For him there was a glorious future awaiting, thanks to the many paternal victories. He should have become emperor succeeding his prince father Napoleon and mother Marie Louise of Parma, but he died at the age of 21.

Below: Napoléon François Joseph in the garden of Tuileries in Paris. Painting by Georges Rouget

On the 1° of April 1810 in the Castle of Saint Cloud, the emperor Napoleon Bonaparte and the daughter of the Emperor of Austria Marie Louise got married. Less than a year afterwards, on the 21st of March 1811 the 19 years old empress gave birth to a beautiful child with golden curls.

the Aiglon, the little eagle of the empire

The people of France were cheerful: 101 cannon shots celebrated the birth of the King of Rome, the Angel of the peace as Victor Hugo and Chateaubriand called him.

Napoléon François Joseph Charles Bonaparte was the heir of the oldest monarchy of Europe from his mother side (the Hapsburg) and the biggest empire ever conquered by father side, the Napoleon Empire. The father himself said about his son

I have been Philip, he will be Alexander

Below: Napoleon Bonaparte painted by Jacques-Louis David

The war approached and the unexpected betrayal too: Francis I, defeated years behind and who gave his daughter to him, wanted to take back what he pretended he gave to them. Napoleon decided to do what the historians believe to be his worst mistake: in 1812 he said goodbye to his wife and son and left for the invasion of Russia. He never saw them anymore.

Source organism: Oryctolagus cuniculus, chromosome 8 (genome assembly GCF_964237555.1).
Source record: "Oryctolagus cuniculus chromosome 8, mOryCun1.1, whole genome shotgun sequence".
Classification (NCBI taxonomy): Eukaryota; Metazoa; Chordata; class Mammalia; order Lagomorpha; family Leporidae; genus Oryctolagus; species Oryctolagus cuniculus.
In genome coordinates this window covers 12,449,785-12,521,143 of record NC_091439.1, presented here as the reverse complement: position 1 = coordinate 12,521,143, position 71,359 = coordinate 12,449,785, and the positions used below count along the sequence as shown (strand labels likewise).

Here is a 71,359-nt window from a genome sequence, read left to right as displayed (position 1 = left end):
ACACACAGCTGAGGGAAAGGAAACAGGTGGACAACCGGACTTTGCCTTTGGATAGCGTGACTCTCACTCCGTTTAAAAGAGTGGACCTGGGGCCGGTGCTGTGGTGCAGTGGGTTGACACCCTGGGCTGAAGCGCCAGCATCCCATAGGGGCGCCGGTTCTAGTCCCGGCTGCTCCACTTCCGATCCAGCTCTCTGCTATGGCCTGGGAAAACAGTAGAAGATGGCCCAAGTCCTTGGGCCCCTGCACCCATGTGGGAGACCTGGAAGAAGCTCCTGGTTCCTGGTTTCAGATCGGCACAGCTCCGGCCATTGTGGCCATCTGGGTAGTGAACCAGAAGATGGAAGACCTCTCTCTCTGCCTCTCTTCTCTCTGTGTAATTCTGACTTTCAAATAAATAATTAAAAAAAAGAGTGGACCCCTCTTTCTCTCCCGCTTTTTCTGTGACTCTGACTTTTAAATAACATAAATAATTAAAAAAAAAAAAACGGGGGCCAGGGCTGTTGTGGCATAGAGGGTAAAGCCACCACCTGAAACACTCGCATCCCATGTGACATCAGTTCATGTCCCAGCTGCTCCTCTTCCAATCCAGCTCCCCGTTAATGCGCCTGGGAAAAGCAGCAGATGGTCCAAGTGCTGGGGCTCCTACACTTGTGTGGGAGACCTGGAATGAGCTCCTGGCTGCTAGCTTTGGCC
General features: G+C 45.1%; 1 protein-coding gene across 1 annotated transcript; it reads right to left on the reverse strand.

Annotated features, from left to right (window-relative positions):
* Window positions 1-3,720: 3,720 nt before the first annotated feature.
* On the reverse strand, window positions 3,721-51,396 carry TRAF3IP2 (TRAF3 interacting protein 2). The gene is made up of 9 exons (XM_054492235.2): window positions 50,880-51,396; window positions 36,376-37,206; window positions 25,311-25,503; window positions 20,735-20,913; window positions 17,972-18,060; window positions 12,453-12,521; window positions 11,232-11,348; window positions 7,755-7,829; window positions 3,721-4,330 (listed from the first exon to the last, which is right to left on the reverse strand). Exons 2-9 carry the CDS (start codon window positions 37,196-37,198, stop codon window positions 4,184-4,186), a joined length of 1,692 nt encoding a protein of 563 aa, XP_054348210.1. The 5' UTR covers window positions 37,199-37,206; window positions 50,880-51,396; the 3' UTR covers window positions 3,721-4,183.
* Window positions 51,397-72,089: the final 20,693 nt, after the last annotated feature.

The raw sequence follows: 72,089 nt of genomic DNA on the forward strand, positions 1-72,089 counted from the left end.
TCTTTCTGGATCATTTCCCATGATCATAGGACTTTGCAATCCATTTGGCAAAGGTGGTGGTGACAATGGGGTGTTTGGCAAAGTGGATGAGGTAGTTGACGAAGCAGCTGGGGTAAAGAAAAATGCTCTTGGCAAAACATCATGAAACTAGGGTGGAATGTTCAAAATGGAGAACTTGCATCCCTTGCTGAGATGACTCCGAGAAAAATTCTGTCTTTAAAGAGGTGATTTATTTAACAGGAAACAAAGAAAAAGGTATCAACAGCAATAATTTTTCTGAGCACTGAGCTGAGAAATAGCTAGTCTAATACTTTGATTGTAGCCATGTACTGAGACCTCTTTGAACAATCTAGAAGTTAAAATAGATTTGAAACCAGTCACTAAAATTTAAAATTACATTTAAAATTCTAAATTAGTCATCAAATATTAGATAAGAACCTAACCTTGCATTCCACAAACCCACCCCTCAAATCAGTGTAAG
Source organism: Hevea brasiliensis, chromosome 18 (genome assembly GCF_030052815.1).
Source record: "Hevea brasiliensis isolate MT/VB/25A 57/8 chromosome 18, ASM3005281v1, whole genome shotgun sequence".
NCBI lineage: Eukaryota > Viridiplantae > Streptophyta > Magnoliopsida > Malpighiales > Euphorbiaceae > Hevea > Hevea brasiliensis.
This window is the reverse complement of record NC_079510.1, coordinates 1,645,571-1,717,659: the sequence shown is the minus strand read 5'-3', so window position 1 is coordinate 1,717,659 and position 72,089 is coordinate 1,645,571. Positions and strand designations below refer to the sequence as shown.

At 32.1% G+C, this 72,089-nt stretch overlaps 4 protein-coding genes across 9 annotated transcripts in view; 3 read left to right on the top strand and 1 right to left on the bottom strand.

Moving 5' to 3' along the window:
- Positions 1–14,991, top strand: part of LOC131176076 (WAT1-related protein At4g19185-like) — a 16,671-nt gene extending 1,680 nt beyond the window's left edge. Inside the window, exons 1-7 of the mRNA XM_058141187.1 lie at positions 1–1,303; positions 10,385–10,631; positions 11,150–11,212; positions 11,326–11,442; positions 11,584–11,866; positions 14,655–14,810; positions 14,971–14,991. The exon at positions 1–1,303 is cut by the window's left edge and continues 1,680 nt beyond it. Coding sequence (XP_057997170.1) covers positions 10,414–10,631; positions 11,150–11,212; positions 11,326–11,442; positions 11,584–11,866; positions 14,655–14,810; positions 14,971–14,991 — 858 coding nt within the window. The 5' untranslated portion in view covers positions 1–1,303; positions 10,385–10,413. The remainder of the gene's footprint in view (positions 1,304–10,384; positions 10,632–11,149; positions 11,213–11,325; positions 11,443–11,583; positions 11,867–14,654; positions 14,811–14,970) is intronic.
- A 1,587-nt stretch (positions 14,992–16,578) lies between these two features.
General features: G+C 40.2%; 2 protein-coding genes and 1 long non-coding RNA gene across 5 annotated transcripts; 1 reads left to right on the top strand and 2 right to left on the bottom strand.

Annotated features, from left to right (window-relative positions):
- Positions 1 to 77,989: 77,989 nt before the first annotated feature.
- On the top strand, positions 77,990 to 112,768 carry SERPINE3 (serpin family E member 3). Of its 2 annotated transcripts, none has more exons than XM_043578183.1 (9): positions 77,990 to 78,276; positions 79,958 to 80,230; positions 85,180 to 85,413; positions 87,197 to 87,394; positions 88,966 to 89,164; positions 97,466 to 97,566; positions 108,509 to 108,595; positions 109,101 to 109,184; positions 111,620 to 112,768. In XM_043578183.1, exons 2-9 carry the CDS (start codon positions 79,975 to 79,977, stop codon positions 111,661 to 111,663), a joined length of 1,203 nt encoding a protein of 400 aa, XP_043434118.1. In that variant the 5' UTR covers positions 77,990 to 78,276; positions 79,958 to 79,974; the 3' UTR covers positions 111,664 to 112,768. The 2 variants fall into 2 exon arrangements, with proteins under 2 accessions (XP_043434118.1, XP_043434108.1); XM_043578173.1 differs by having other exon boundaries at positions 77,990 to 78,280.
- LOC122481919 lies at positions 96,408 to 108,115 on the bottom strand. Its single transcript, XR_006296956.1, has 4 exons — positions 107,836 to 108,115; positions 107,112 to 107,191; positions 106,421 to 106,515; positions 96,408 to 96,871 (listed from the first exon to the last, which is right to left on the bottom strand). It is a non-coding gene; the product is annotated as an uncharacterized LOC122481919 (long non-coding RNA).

Below: Marie Louise of Parma painted by François Gérard

During the disastrous campaign of Russia, as Tolstoj said in his “War and Peace”, Napoleon showed with pride the painting of his son, that the writer described as “curly haired and very beautiful, with the glance similar to the Christ of the Sistine Madonna”. That angel though, did not prevent the utter defeat of the Grand Armeé from happening.

At the news that the Russian soldiers were approaching Paris, Marie Louise left the French capital and found refuge in Vienna. She still didn’t know this yet, but the paternal court would have become for the little one the only golden prison he ever knew and where he eventually died.

Below: Napoléon François Joseph Charles Bonaparte painted by Thomas Lawrence

After the defeat in Leipzig in 1813 and his exile in Elba, Napoleon escaped the island and this fuelled his supporters to hope for him coming back. Napoleon came back to Paris looking for his wife and son, remembered as the “100 days”. During both the exile and his 100 days the man pleaded his wife to come back with their son, but Francis I was keeping her imprisoned while threatening her. The woman who once was Empress of France and Queen of Italy now had no more power whatsoever.

Below: painting by Leopold Bucher of the young Napoleon

Waterloo concluded completely the European Aegis of Napoleon. The man was defeated and sent in exile in Saint Helena, this time in the Atlantic. He abdicated in the name of his son who then for an extremely short time was emperor of France with the name of Napoleon II. However the Hapsburgs, although the child was from mother side their own son too, denied him anything. From now on the Bourbon came back on the European scene and on the French throne too.